Short bio: Computer Scientist, FOSS supporter (read more)
Tux Machines (TM)-specific
Linus Torvalds is a regular visitor to Australia in January. He comes out for some sunshine and to attend the annual linux.conf.au organised by Linux Australia. He took some time out to speak to Rodney Gedda about a host of topics including point releases, filesystems and what it is like switching to GNOME. He also puts Windows 7 in perspective.
It's 2009 and Linux development is approaching 20 years. How do you look back at the past two decades?
I feel like its very natural and I don't think it will go away. I have a suspicion I will be doing this for a long time and there is no feeling of "it is done".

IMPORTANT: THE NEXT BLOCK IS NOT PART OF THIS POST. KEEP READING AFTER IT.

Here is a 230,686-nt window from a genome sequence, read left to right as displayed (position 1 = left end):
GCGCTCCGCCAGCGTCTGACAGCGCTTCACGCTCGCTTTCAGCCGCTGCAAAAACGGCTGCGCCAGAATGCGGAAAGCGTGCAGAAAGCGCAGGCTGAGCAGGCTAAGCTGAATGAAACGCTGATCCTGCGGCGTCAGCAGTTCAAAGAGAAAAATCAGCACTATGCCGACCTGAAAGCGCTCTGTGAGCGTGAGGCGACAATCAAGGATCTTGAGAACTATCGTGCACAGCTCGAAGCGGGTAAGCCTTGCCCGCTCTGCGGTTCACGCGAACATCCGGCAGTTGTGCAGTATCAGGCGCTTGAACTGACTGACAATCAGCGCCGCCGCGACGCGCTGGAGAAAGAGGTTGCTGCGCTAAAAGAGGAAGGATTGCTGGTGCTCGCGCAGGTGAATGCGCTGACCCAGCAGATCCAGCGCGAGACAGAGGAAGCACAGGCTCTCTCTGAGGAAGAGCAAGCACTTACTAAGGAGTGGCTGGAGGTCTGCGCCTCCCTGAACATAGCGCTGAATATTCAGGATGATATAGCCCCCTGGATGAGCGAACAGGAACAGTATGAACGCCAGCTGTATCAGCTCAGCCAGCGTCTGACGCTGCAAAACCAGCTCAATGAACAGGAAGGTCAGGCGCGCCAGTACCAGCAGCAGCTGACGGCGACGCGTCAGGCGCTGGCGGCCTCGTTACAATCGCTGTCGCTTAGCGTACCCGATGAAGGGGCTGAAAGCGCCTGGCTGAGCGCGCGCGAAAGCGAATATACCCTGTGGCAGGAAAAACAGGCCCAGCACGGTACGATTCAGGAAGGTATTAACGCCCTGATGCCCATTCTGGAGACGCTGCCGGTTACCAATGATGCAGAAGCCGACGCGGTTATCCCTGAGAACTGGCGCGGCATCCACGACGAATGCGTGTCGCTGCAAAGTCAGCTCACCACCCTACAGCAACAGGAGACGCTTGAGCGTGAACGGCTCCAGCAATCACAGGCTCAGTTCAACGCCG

I don't have a feeling to pass it on [maintenance of the Linux kernel], but I let the people I trust make the decisions. I can't second-guess them as it wouldn't work and I would waste a lot of people's time. All the sub-maintainers sync their git trees with the main code and I check they haven't done something horrible, but that's rare.
In recent years there have been more "point releases" than major version upgrades, how is this going?